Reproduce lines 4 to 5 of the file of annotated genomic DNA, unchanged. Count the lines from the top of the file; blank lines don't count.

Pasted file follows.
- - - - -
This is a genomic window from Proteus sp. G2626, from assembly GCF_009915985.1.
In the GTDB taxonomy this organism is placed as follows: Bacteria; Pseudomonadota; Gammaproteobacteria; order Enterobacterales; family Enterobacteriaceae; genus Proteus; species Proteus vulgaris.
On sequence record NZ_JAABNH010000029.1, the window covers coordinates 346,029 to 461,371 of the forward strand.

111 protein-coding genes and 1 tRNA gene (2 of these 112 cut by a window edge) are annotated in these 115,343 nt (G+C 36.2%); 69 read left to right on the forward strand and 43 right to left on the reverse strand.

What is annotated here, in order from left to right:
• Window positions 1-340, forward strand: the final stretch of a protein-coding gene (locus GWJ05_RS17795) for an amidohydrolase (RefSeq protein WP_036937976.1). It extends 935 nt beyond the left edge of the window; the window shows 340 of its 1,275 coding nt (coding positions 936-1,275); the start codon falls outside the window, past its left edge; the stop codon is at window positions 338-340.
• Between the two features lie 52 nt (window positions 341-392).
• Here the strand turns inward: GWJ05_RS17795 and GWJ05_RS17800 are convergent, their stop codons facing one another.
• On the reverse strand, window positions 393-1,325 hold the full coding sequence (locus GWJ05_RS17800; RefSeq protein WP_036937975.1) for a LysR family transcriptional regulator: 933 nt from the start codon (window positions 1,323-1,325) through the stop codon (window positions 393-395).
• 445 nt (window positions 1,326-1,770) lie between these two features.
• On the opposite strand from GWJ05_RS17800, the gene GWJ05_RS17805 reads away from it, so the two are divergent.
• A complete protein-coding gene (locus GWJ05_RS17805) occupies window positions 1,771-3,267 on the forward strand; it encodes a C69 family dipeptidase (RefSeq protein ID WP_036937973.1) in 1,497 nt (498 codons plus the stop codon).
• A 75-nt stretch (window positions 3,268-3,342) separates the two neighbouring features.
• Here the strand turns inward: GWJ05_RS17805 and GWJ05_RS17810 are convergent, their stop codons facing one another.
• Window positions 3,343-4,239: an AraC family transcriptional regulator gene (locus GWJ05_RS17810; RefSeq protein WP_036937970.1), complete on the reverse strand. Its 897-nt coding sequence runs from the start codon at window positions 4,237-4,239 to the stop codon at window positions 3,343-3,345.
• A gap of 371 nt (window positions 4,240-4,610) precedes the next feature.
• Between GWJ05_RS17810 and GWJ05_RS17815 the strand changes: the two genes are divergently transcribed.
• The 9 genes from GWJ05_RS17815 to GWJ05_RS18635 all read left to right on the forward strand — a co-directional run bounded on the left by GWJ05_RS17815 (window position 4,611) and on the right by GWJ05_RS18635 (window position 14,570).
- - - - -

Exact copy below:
111 protein-coding genes and 1 tRNA gene (2 of these 112 cut by a window edge) are annotated in these 115,343 nt (G+C 36.2%); 69 read left to right on the forward strand and 43 right to left on the reverse strand.

What is annotated here, in order from left to right: